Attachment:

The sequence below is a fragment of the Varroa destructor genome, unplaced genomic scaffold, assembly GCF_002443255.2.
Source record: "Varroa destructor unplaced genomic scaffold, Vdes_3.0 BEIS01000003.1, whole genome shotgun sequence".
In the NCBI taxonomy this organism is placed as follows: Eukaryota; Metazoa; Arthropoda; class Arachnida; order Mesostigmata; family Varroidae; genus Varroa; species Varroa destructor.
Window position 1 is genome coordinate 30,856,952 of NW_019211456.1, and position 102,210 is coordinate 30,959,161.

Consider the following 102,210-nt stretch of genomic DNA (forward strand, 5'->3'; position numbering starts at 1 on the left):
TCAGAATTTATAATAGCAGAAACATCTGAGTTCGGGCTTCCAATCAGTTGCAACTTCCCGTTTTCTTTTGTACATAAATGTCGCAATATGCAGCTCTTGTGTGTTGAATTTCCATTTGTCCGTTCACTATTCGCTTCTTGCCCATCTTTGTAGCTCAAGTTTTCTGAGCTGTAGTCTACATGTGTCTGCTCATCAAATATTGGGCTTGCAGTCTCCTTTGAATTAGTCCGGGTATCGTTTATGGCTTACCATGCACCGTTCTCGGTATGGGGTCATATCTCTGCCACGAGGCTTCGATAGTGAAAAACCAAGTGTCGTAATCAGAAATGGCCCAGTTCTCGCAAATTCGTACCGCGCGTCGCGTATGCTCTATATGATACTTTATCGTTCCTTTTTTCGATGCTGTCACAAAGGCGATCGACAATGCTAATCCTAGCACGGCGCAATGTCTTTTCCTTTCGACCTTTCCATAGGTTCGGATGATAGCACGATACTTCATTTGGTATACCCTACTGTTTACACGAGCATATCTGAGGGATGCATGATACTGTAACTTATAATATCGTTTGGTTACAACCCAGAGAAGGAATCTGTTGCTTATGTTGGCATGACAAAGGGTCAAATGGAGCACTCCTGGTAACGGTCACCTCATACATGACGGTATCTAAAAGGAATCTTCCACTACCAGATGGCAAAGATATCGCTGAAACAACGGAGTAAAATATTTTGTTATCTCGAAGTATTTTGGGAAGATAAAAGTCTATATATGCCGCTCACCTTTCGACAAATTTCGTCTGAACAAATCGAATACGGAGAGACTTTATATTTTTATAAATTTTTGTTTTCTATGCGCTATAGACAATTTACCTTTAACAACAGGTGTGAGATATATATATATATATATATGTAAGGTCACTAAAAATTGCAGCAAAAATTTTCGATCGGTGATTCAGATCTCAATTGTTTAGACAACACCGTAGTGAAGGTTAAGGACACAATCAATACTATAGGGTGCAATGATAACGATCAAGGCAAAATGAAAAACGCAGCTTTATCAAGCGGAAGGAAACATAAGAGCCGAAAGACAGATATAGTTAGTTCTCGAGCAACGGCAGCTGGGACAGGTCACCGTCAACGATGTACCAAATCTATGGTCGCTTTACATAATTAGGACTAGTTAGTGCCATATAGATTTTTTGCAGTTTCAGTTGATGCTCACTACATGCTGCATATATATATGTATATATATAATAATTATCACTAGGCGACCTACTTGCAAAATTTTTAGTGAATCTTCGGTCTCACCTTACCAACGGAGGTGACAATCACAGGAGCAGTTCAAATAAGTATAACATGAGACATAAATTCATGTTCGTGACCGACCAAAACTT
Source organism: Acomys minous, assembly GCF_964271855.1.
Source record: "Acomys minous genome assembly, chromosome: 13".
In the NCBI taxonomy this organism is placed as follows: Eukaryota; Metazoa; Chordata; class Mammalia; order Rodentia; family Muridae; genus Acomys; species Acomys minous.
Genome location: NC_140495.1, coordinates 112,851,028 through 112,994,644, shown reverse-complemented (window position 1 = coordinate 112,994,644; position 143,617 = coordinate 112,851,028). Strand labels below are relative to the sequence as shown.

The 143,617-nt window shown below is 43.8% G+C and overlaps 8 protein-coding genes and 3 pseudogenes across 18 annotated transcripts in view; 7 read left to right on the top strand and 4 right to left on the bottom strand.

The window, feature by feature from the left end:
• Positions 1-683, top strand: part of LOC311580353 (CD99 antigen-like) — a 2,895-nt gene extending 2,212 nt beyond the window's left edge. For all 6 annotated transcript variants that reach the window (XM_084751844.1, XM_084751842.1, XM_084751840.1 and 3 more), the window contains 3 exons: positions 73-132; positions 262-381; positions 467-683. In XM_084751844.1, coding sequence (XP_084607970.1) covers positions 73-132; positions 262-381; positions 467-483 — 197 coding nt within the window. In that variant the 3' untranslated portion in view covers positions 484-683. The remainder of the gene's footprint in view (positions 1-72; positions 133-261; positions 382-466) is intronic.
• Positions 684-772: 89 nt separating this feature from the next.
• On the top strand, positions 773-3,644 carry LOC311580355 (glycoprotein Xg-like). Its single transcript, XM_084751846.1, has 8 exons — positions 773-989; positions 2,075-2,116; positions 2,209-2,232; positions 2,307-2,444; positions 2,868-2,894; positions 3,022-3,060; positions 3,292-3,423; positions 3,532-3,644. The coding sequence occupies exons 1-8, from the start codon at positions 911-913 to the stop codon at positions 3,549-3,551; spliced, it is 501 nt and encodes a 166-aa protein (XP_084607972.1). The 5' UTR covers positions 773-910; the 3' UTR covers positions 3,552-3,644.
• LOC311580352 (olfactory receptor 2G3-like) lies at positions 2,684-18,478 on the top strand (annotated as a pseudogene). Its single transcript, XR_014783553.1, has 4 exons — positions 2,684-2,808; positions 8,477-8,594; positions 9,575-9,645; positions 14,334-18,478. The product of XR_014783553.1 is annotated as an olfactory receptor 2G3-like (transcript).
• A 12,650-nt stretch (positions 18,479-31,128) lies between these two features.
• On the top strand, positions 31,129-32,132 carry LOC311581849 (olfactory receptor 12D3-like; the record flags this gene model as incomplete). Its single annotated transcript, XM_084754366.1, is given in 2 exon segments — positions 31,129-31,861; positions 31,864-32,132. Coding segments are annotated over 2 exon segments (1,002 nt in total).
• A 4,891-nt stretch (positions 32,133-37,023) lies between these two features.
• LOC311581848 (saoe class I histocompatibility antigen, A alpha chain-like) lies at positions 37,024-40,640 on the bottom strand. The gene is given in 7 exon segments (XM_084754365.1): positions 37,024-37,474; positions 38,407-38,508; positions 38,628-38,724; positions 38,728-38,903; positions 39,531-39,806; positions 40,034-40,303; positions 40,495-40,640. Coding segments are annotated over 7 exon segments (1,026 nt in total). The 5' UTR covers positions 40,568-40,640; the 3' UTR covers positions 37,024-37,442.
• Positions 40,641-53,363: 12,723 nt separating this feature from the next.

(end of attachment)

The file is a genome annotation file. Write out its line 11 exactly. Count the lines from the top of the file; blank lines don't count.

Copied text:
The 143,617-nt window shown below is 43.8% G+C and overlaps 8 protein-coding genes and 3 pseudogenes across 18 annotated transcripts in view; 7 read left to right on the top strand and 4 right to left on the bottom strand.